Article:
Daniel Parrella said, “In my mind the biggest problem facing the city is public trust. As I’ve been walking precincts no one trusts the government. No one expects them to spend their tax dollars wisely. No one expects them to maintain the roads. No one expects us to fix the greenbelts. Everyone expects the city to continue to grow more expensive.”
And, while Sheila Allen was correct that it is not true that “no one” trusts the government, Daniel Parrella’s point not only stands, but resonates. A number of others who, like Mr. Parrella, have spent considerable time canvassing and talking to the voters have told us that his perception is largely accurate.
This observation by Mr. Parrella and the other canvassers is simply tangible evidence to bolster our concern that Measure O’s campaign message does not match voter concerns. At the forum Daniel Parrella made the argument that he believes Measure O will still pass and is of the belief that any parcel tax in November is the one that is really in trouble.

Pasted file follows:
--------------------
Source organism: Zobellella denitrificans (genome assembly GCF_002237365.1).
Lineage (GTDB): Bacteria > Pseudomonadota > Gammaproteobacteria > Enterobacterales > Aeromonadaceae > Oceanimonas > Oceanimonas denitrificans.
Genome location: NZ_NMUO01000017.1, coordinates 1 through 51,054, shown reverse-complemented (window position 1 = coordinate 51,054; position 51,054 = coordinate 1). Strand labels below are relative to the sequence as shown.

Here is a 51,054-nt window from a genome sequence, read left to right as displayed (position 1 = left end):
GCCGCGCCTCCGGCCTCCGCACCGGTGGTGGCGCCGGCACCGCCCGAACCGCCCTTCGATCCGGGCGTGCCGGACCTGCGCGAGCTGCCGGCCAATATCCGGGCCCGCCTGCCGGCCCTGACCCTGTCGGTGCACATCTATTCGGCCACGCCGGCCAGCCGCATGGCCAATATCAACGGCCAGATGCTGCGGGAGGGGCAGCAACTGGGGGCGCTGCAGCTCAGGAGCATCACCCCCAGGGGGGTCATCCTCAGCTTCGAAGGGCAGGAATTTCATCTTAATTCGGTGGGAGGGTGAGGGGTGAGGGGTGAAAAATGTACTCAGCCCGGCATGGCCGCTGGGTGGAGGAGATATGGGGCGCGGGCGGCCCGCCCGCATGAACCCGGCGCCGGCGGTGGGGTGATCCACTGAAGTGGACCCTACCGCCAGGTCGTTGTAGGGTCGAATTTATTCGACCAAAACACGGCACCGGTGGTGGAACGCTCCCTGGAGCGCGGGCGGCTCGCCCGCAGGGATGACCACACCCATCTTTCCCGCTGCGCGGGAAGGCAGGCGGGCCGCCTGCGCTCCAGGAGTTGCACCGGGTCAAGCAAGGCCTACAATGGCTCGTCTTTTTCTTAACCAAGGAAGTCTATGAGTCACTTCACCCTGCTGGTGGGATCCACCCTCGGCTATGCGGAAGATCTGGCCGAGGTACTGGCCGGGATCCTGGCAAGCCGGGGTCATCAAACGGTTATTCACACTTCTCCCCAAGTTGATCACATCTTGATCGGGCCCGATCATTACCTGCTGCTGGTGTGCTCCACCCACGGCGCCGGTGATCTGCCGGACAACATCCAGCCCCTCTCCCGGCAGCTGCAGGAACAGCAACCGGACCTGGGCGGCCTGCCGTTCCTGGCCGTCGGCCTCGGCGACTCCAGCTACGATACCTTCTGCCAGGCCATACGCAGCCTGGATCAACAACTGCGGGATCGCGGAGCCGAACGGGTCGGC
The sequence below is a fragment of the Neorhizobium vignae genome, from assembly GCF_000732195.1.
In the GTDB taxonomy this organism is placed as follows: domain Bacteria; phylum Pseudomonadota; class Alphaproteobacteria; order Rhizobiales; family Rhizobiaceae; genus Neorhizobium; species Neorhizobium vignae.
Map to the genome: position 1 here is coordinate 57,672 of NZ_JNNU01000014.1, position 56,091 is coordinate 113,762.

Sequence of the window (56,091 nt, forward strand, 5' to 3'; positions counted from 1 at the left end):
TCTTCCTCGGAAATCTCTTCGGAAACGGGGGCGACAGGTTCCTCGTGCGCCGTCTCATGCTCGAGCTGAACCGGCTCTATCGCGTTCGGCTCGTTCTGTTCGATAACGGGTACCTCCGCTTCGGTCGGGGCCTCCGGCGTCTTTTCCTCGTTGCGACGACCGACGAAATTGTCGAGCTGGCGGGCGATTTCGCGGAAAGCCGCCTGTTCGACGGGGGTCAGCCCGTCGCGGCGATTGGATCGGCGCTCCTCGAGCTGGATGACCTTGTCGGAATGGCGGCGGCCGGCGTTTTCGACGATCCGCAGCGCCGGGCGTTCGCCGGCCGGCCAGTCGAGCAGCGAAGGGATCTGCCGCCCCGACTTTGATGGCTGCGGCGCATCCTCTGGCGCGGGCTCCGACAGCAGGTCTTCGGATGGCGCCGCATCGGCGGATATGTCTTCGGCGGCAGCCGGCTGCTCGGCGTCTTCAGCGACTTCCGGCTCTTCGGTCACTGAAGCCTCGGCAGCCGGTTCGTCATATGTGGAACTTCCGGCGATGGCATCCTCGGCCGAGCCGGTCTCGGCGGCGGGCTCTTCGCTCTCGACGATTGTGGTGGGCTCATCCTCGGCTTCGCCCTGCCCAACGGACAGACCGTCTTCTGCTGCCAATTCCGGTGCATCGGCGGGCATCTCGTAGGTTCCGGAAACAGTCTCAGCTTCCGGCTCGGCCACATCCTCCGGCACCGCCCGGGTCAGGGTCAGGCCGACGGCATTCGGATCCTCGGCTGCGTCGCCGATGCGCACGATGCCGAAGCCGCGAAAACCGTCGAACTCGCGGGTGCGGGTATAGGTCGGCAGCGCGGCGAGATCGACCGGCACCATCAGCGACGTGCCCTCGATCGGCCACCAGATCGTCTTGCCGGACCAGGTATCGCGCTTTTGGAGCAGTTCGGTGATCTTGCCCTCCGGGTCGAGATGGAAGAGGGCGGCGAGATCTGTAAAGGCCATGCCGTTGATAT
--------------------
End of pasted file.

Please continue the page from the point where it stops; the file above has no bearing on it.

Part of the Yes On Measure O message is that it is endorsed by a “Coalition We Trust,” but that message is cruelly juxtaposed against Daniel Parrella’s warning. While I may believe that the Davis City Council has taken steps to begin earning back public trust, the failure of the council to properly communicate the fiscal crisis before January has clearly left many citizens caught unaware … and in many cases angry.
And it goes down from there. The school board may have been in a better position of trust, as the point was made by Sheila Allen on Wednesday that the school board has been more transparent in their expenditure of funding than the city – but most of that public trust of the school board went out the window with the mishandling of the volleyball coach situation and the large expenditures of district funds on investigations.
The firefighters have been at the center of many city issues, particularly the 36% rate salary increase following the last sales tax, but also with regard to “3% at 50” enhanced public safety pension benefits and, of course, the “four on an engine” staffing that became almost unique to Davis until it was finally changed by the last council – accompanied by kicking and screaming by current and former government officials. Many of the disaffected citizens who have talked to the canvassers have pointed at that that kicking and screaming is an example of why they don’t trust the government.